the news by now that the Twins are out, and the Colorado Rockies are in, as New Britain's class AA affiliate. It's been a strange few months here in Connecticut on the baseball and political fronts, culminating with yesterday's news.
Back in June, Rock Cats managing partner Josh Solomon triumphantly (and surprisingly) announced from the steps of Hartford City Hall that the Rock Cats would be moving from their longtime home of New Britain to a brand new stadium in Hartford, effective for the 2016 season. That announcement shocked many, including the entire New Britain community, who apparently had been left in the dark and were at no point appraised of the fact that the new Rock Cats owners were negotiating with other parties with the goal of leaving Hardware City. I'll be honest -- I would go so far as to call Solomon's behavior arrogant. But the plans for the stadium were nice, and if you accept the fact that the team's owners were going to leave Connecticut for another city if they could not get a deal in Hartford (I don't), well, then I guess it's better to keep AA baseball in Connecticut than to let it go. When Solomon made this announcement, he indicated on the radio that the Twins were aware of and supported the move, though they had no part in the negotiations. My, how things changed in 3 months.
The new stadium deal, however, has become a disastrous headache, and was not, as Hartford's mayor stated during that initial press conference, a "done deal." Hartford, like many other cities, doesn't have much money to spare. So when news broke that the city of Hartford would be financing part of the stadium through about $60 million in bonds, many bristled at that idea. Solomon and Hartford's mayor had a lot of explaining to do -- not just for the financing of the stadium, but for their purported secret negotiations to get out of New Britain. Here's a good read on that subject.
Now, we're at the end of September, and there still is no stadium deal in Hartford. After a request for proposal process, the mayor's office reviewed 3 different stadium plans, and selected 1 plan to forward to Hartford's city council. That plan is interesting in that it includes much more than just a ballpark. Specifically, a brewery (with brewpub and outdoor patio), a grocery store, and commercial and residential development are all part of this comprehensive plan. The financing is very complicated, so I'll condense it to one sentence: the city of Hartford still will be paying millions of dollars to partially finance this project -- it just is not bonding the money. In fact, when all is said and done, it could be just as expensive as that initial $60 million figure that was floated under the original proposal. The new proposal has not yet been fully vetted by the council, and I have no indication that it will be approved any time in the near future.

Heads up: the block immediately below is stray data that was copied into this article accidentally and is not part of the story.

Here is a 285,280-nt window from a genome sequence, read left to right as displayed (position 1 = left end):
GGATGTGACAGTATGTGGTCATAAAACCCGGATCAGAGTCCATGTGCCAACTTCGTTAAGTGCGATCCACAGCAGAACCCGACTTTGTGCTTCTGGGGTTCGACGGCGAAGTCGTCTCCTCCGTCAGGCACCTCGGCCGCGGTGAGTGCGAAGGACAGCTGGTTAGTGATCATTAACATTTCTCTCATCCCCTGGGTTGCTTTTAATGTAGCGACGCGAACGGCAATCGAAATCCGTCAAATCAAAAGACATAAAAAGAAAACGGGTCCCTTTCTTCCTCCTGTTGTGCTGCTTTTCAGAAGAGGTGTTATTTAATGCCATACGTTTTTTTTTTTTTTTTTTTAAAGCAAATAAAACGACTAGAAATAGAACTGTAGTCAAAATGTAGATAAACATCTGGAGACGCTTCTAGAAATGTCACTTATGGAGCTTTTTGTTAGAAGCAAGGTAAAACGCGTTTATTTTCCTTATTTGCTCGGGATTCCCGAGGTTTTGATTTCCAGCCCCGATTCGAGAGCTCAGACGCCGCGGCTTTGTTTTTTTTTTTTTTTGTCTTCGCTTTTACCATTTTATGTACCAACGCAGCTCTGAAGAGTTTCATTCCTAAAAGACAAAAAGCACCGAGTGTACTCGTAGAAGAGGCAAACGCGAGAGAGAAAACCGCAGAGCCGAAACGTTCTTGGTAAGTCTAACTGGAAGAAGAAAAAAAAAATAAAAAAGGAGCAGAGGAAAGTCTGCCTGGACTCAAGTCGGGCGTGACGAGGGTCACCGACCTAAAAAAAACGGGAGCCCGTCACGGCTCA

So where does that leave the Twins? Well, you know by know that it left them in Chattanooga, Tennessee. A minor league player development contract (PDC) is for a minimum of 2 years. 2015 is the last season under the Rock Cats' lease with the city of New Britain (the city owns the ballpark), but 2016 is, as you get by now, uncertain. I'm not sure how the Twins could have signed a 2 year deal for a facility that hasn't been built, and the details of which haven't even been agreed upon. I can hardly blame the Twins for exercising some caution. As you can read here, the Twins also reportedly had concerns about the quality of the playing field in New Britain (not the first time I had heard that) and the team's travel schedule. The Colorado Rockies, however, were apparently happy to come to Connecticut.
So where does his leave the Rock Cats? Well, they're lucky to have a team. There's no real penalty possible -- if no one voluntarily affiliated with them, baseball would have assigned them a team. But I think Colorado could be a good fit. They're similar organizationally to the Twins, and of course we'll get to see Justin Morneau or Michael Cuddyer on a rehab assignment next season (hopefully not, actually). But here's my sneaking suspicion, which I have long harbored: the Rock Cats' owners eventually want a local team. The New York Mets' affiliation in Binghamton is up after the 2016 season. If that doesn't get renewed, I look for the Rock Cats to team up with the Mets. It makes tons of sense. Perhaps that's why the Rock Cats-Rockies deal is only 2 years.
Most importantly, where does this leave me? First, a little disappointed. The Rock Cats were a great tie to Minnesota for me. The Rock Cats were my niche. The Rock Cats were my hobby. The Rock Cats grew to comprise probably 75% of this blog at times. I'm especially bummed I won't get to see Buxton, Sano (again), and several others come up next season. But, as you know, I've had a tough time writing on the team this past season. Between work and life, I couldn't get out to the ballpark nearly as much as I wanted to. I'll still go to Rock Cats games now and then. I'll be excited if they open a new stadium in Hartford. But that's about it. As of today, I think I'll still cover the Chattanooga Lookouts "from afar" to the best of my ability. We'll see what I can come up with.